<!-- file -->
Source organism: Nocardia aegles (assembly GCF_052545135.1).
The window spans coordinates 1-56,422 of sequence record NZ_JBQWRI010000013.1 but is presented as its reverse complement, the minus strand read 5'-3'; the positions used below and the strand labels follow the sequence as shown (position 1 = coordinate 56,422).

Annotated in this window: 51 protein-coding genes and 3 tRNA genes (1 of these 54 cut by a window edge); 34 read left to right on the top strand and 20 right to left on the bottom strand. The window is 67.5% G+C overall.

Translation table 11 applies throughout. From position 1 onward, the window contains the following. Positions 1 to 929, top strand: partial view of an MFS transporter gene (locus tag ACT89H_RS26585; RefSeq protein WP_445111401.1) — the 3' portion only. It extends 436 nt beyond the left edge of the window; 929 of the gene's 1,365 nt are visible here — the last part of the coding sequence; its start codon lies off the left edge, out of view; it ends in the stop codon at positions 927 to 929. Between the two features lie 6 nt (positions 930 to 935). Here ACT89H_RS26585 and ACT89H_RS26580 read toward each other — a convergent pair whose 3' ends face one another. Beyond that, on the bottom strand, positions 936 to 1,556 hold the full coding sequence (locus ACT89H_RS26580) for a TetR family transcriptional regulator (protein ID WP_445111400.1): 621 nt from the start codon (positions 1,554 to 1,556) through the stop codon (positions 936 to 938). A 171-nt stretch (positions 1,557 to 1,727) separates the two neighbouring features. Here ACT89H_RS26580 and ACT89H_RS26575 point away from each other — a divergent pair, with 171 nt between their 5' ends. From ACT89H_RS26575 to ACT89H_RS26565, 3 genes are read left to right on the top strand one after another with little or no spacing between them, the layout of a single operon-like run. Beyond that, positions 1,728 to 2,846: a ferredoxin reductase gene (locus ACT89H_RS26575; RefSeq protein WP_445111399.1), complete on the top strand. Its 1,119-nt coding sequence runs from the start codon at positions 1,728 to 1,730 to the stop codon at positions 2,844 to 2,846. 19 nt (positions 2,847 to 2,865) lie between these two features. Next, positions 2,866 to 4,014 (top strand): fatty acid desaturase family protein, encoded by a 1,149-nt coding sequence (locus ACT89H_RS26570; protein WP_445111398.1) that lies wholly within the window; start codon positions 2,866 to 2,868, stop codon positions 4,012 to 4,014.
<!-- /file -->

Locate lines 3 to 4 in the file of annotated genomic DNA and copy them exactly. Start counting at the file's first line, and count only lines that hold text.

Annotated in this window: 51 protein-coding genes and 3 tRNA genes (1 of these 54 cut by a window edge); 34 read left to right on the top strand and 20 right to left on the bottom strand. The window is 67.5% G+C overall.

Translation table 11 applies throughout. From position 1 onward, the window contains the following. Positions 1 to 929, top strand: partial view of an MFS transporter gene (locus tag ACT89H_RS26585; RefSeq protein WP_445111401.1) — the 3' portion only. It extends 436 nt beyond the left edge of the window; 929 of the gene's 1,365 nt are visible here — the last part of the coding sequence; its start codon lies off the left edge, out of view; it ends in the stop codon at positions 927 to 929. Between the two features lie 6 nt (positions 930 to 935). Here ACT89H_RS26585 and ACT89H_RS26580 read toward each other — a convergent pair whose 3' ends face one another. Beyond that, on the bottom strand, positions 936 to 1,556 hold the full coding sequence (locus ACT89H_RS26580) for a TetR family transcriptional regulator (protein ID WP_445111400.1): 621 nt from the start codon (positions 1,554 to 1,556) through the stop codon (positions 936 to 938). A 171-nt stretch (positions 1,557 to 1,727) separates the two neighbouring features. Here ACT89H_RS26580 and ACT89H_RS26575 point away from each other — a divergent pair, with 171 nt between their 5' ends. From ACT89H_RS26575 to ACT89H_RS26565, 3 genes are read left to right on the top strand one after another with little or no spacing between them, the layout of a single operon-like run. Beyond that, positions 1,728 to 2,846: a ferredoxin reductase gene (locus ACT89H_RS26575; RefSeq protein WP_445111399.1), complete on the top strand. Its 1,119-nt coding sequence runs from the start codon at positions 1,728 to 1,730 to the stop codon at positions 2,844 to 2,846. 19 nt (positions 2,847 to 2,865) lie between these two features. Next, positions 2,866 to 4,014 (top strand): fatty acid desaturase family protein, encoded by a 1,149-nt coding sequence (locus ACT89H_RS26570; protein WP_445111398.1) that lies wholly within the window; start codon positions 2,866 to 2,868, stop codon positions 4,012 to 4,014.